Perhaps in no other modern-day country, with the exception of Israel, have Jews historically made up a larger percentage of the overall population as in Belarus. For example, in 1897, Jews comprised 14.2 percent of the residents of Belarusian territory; and in Grodno and Minsk regions, Jewish populations made up between 16 and 17 percent (Demoscope, March 2003). Three presidents of Israel, Chaim Weizmann, Zalman Shazar and Shimon Peres; Prime Ministers Menachem Begin and Yitzhak Shamir; the pioneer of the revival of the Hebrew language, Eliezer Ben-Yehuda; as well as the artist Marc Chagall were all born in Belarus. According to the Soviet census of 1926, Jews accounted for more than 40 percent of the population of Minsk (BSE, V.39, accessed February 6). By 1941, Jews in Belarus numbered almost one million (Leonid Smilovitsky, Jews Under Soviet Rule, Vol. 49, 2008/2-3). From 1924 to 1930, Yiddish was an official language of Soviet Belarus along with Belarusian, Russian and Polish.
On June 22, 1941, Belarus became the first victim of the Nazi German invasion launched against the Soviet Union. Predictably, more Jews (up to 64 percent) managed to escape from the eastern part of Belarus than from the areas occupied by the end of June and situated further west (11 percent). Minsk surrendered to the Germans on June 28, 1941. During the war, more than 800,000 Belarusian Jews perished (Leonid Smilovitsky, The Holocaust in Belorussia, from 1941–1944, Tel Aviv: 2000, pp. 147–159).
Historian Leonid Smilovitsky has meticulously studied all of the 1941–1944 messages transmitted by the Soviet authorities to the underground partisan movement and to the population of the occupied territories (via radio, leaflets, and official publications). However, in his research, Smilovitsky could not find a single instance of Moscow officially appealing to or ordering the local populations or existing partisan movements to come to the aid of Jews, who were the first victims of the occupying Nazi German forces (Smilovitsky, The Holocaust in Belorussia, pp. 147–159).
Despite a lack of top-down orders to do so, the partisan movement of Belarus (see Part One in EDM, January 30) played a huge role in rescuing Jews. Many Jews from small settlements escaped to the woods and joined fighting partisan units. For example, in the seven units of the “Lenin” partisan brigade, which included 1,728 members, 266 were Jews. And out of the 821 partisans of the Soviet Belarus brigade, 176 were Jewish. In the units where Jews were a small minority, they usually did not identify as such and, in many cases, changed their names due to a certain of level of anti-Semitism present in these groups (Smilovitsky, The Holocaust in Belorussia, pp. 147–159).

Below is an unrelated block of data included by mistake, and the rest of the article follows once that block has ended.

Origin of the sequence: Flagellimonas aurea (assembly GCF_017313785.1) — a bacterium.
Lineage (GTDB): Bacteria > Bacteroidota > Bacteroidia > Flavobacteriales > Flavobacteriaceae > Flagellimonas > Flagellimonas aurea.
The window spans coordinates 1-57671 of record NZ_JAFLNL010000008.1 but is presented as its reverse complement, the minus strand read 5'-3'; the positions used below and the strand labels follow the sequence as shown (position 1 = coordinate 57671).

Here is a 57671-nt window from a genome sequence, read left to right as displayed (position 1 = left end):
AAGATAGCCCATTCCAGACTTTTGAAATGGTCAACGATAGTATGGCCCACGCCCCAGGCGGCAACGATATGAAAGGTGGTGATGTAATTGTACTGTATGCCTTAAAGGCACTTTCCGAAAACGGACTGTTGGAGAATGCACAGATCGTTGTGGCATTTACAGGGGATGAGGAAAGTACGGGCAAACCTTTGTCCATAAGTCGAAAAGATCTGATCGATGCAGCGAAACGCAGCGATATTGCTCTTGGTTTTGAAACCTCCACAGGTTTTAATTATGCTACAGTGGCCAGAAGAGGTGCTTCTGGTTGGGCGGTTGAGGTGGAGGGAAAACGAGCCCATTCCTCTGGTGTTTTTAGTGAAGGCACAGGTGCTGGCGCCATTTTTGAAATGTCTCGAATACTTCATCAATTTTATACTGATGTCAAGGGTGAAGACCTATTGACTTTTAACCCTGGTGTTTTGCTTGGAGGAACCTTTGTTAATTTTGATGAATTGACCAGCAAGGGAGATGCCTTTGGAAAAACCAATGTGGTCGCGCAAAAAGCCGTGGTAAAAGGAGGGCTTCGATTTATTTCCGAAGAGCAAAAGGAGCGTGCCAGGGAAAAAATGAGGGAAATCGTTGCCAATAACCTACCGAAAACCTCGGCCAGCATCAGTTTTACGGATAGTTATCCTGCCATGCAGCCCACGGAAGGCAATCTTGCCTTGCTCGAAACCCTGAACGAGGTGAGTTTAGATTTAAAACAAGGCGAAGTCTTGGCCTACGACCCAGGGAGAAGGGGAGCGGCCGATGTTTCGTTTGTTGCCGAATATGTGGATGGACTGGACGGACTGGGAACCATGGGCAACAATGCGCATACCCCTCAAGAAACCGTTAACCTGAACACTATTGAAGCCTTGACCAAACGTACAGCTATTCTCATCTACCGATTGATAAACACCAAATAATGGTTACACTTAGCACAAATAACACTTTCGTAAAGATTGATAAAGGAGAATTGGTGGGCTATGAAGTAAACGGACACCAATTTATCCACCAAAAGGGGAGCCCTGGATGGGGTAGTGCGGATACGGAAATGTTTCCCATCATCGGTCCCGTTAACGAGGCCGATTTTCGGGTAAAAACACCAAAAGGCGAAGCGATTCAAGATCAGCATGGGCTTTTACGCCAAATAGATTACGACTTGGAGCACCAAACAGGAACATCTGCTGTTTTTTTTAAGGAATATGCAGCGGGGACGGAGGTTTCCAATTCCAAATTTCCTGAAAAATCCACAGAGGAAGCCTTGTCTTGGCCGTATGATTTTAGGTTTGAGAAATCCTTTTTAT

The charge of any existence of anti-Semitism among Belarusians is a particularly sensitive subject. In addition to seeing itself as a “respublika-partizanka” (partisan republic), the other persistent facet of Belarus’s self-identity is of a nation that shows utmost tolerance to representatives of other ethnicities and faiths. Nonetheless, according to Belarusian analyst Anatoly Taras, “utmost tolerance” is an exaggeration just as “utmost xenophobia” would be; he describes his fellow countrymen as “moderately xenophobic” (Belarus Security Blog, January 30). This categorization reflects the results of modern-day national polls (for example, Independent Institute for Socio-Economic and Political Studies, December 2007) as well as a wealth of anecdotal evidence, including that contained in popular fiction books (see, for instance, Lyudmila Ulitskaya’s Daniel Stein: Interpreter  or Adam and Miriam  by Dina Rubina) and newspaper articles (Belgazeta, January 25, 2013). Indeed, 711 Belarusians were recognized after the war as Righteous Among Nations for rescuing Jews at a risk to their own lives; but there were also many documented instances of the mistreatment of Jews by the partisans (Smilovitsky, The Holocaust in Belorussia, pp. 147–159).